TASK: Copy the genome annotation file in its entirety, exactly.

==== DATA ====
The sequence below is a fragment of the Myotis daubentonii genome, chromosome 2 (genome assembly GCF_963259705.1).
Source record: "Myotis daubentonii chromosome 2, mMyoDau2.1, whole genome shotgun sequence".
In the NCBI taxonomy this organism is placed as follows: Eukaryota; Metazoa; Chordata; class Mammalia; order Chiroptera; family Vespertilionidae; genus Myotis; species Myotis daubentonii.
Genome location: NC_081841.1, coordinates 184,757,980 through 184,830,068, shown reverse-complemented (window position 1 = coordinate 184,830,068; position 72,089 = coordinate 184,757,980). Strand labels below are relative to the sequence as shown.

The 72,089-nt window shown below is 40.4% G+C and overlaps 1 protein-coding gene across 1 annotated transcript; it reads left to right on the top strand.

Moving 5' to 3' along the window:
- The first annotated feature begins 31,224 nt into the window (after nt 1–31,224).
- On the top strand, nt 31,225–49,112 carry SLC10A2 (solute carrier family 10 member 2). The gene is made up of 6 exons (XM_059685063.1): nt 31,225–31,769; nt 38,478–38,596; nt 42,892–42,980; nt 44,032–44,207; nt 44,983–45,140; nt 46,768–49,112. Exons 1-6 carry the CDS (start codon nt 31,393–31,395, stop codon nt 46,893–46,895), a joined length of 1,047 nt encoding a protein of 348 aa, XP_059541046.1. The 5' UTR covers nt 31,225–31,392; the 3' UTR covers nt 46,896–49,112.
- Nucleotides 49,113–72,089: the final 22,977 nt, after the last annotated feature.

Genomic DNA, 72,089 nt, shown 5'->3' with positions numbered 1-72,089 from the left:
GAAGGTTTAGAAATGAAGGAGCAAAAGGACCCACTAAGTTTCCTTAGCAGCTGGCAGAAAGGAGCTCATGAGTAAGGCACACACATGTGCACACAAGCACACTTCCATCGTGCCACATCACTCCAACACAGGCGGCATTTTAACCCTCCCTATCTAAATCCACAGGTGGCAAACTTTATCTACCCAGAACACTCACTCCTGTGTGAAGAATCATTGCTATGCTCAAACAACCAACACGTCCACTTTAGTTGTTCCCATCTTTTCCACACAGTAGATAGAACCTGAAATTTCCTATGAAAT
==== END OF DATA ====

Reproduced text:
The sequence below is a fragment of the Myotis daubentonii genome, chromosome 2 (genome assembly GCF_963259705.1).
Source record: "Myotis daubentonii chromosome 2, mMyoDau2.1, whole genome shotgun sequence".
In the NCBI taxonomy this organism is placed as follows: Eukaryota; Metazoa; Chordata; class Mammalia; order Chiroptera; family Vespertilionidae; genus Myotis; species Myotis daubentonii.
Genome location: NC_081841.1, coordinates 184,757,980 through 184,830,068, shown reverse-complemented (window position 1 = coordinate 184,830,068; position 72,089 = coordinate 184,757,980). Strand labels below are relative to the sequence as shown.

The 72,089-nt window shown below is 40.4% G+C and overlaps 1 protein-coding gene across 1 annotated transcript; it reads left to right on the top strand.

Moving 5' to 3' along the window:
- The first annotated feature begins 31,224 nt into the window (after nt 1–31,224).
- On the top strand, nt 31,225–49,112 carry SLC10A2 (solute carrier family 10 member 2). The gene is made up of 6 exons (XM_059685063.1): nt 31,225–31,769; nt 38,478–38,596; nt 42,892–42,980; nt 44,032–44,207; nt 44,983–45,140; nt 46,768–49,112. Exons 1-6 carry the CDS (start codon nt 31,393–31,395, stop codon nt 46,893–46,895), a joined length of 1,047 nt encoding a protein of 348 aa, XP_059541046.1. The 5' UTR covers nt 31,225–31,392; the 3' UTR covers nt 46,896–49,112.
- Nucleotides 49,113–72,089: the final 22,977 nt, after the last annotated feature.

Genomic DNA, 72,089 nt, shown 5'->3' with positions numbered 1-72,089 from the left:
GAAGGTTTAGAAATGAAGGAGCAAAAGGACCCACTAAGTTTCCTTAGCAGCTGGCAGAAAGGAGCTCATGAGTAAGGCACACACATGTGCACACAAGCACACTTCCATCGTGCCACATCACTCCAACACAGGCGGCATTTTAACCCTCCCTATCTAAATCCACAGGTGGCAAACTTTATCTACCCAGAACACTCACTCCTGTGTGAAGAATCATTGCTATGCTCAAACAACCAACACGTCCACTTTAGTTGTTCCCATCTTTTCCACACAGTAGATAGAACCTGAAATTTCCTATGAAAT